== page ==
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March 16, 2004
Dawn Levy, News Service: (650) 725-1944, email@example.com
An unthinkably small and strange world came into focus in 1995 when three physicists created the world's first Bose-Einstein condensate (BEC) ? an ultracold form of matter in which atoms lose their individuality and coalesce into a "superatom."
Carl Wieman, one of the three scientists who shared the 2001 Nobel Prize in physics for this achievement, will deliver a public lecture at 8 p.m. Monday, March 29, in the Teaching Center of the Science and Engineering Quad. His talk, titled "Bose-Einstein Condensation: Quantum Weirdness at the Lowest Temperature in the Universe," is this year's Robert Hofstadter Memorial Lecture. Wieman, who earned his doctorate in physics from Stanford in 1977, will give a more technical colloquium, "Resonant BEC: A New Macroscopic Quantum System," at 4:15 p.m. Tuesday, March 30, at the same location.
To coax a mixture of atoms into behaving identically -- as they would in a Bose-Einstein condensate -- the atoms need to be slowed considerably. This requires cooling them to less than 100 billionths of a degree above absolute zero. At this temperature, the atoms in the condensate move uniformly and provide an excellent study of quantum behavior.
Working out the chilling process was tricky. "One first had to realize how to cool a gas way down without turning it into a little ice cube, which is what it really wants to do," says Wieman, a professor at the University of Colorado at Boulder. "That was half, or more, of the battle."
The battle, in essence, spanned more than 70 years. In 1924, Albert Einstein and Indian physicist Satyendra Nath Bose predicted that a condensate would form at very low temperatures where individual atoms lose their discreteness and start to act as one big wave. But it wasn't until 1995 that Wieman -- along with Eric Cornell of the University of Colorado and the National Institute of Standards and Technology (NIST), and Wolfgang Ketterle of the Massachusetts Institute of Technology -- were able to produce this theorized form of matter in a laboratory. Wieman and Cornell, who are both with JILA, formerly the Joint Institute for Laboratory Astrophysics, achieved Bose-Einstein condensation in rubidium atoms, while Ketterle used sodium.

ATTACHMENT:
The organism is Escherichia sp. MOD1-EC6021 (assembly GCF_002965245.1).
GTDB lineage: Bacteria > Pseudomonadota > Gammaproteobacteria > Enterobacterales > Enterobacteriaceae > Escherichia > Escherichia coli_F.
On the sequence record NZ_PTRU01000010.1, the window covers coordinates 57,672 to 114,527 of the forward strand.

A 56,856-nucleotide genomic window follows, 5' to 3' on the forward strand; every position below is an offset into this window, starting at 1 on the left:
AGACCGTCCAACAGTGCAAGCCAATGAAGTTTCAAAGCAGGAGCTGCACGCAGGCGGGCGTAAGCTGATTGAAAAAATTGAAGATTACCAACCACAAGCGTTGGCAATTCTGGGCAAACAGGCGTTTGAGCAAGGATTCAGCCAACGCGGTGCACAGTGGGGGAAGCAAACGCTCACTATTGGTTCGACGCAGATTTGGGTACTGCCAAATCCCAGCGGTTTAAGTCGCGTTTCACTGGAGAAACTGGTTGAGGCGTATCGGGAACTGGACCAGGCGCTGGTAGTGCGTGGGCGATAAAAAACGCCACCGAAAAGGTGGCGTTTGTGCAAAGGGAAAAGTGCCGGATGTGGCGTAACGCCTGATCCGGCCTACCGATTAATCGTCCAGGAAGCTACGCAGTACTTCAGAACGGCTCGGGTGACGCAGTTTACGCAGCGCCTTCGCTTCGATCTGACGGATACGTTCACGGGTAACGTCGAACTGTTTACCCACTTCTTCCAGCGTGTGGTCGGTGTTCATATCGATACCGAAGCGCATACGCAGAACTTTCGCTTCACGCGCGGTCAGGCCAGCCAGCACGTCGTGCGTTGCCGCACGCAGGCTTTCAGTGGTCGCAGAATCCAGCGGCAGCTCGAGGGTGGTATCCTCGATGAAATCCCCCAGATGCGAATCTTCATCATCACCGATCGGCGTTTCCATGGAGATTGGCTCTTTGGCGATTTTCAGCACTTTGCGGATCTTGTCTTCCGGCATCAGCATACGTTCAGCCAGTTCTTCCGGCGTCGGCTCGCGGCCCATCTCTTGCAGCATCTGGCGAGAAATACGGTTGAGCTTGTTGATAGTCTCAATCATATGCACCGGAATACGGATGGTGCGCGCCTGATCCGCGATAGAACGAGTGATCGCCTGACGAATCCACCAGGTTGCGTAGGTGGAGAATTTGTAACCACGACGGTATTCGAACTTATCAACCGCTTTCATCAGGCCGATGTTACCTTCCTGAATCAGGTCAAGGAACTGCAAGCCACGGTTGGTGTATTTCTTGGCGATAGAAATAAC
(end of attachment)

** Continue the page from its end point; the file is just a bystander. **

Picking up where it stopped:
Key to the Wieman-Cornell approach was the somewhat counterintuitive notion that blasting atoms with laser light could cool them. When you shine light on your hand, for instance, your hand gets hotter as the light gets absorbed and turned into heat. To make atoms colder, light particles -- or photons -- need to bounce off the atoms with more energy than when they first hit the atoms. This happens when a laser is precisely tuned to eject a stream of photons of just the right color, or wavelength. Laser cooling gets the atoms down to about 20 millionths of a degree above absolute zero, Wieman says, but this is still too balmy for Bose-Einstein condensation.
To cool the sample further, his team devised a system in which the highest-energy atoms were allowed to escape a magnetic trap. "Just like steam escaping a coffee cup, the most energetic atoms jump out," taking with them the hottest part of the sample, Wieman says.
In his March 30 technical colloquium, Wieman will discuss more recent efforts to control interactions within condensates. These experiments have revealed what he calls "very interesting and still somewhat unexplained behavior," including supernova-like quantum implosions and explosions that his team has dubbed "Bosenovas." (A supernova is an explosive end to a star's life.)
A deeper understanding of the quantum behaviors of Bose-Einstein condensates may help scientists build devices that measure time and gravitational fields with ever-increasing sensitivity. "If you can control an atom better ? make it move slower, keep it from bumping into things ? you can make a better measurement device with it," Wieman says.
Esther Landhuis is a science-writing intern at Stanford News Service.
This release was written by science-writing intern Esther Landhuis. Photos of Wieman are available at www.colorado.edu/news/nobel/wiemancornell/photos.html . Credit all photos to: University of Colorado at Boulder, Office of News Services.
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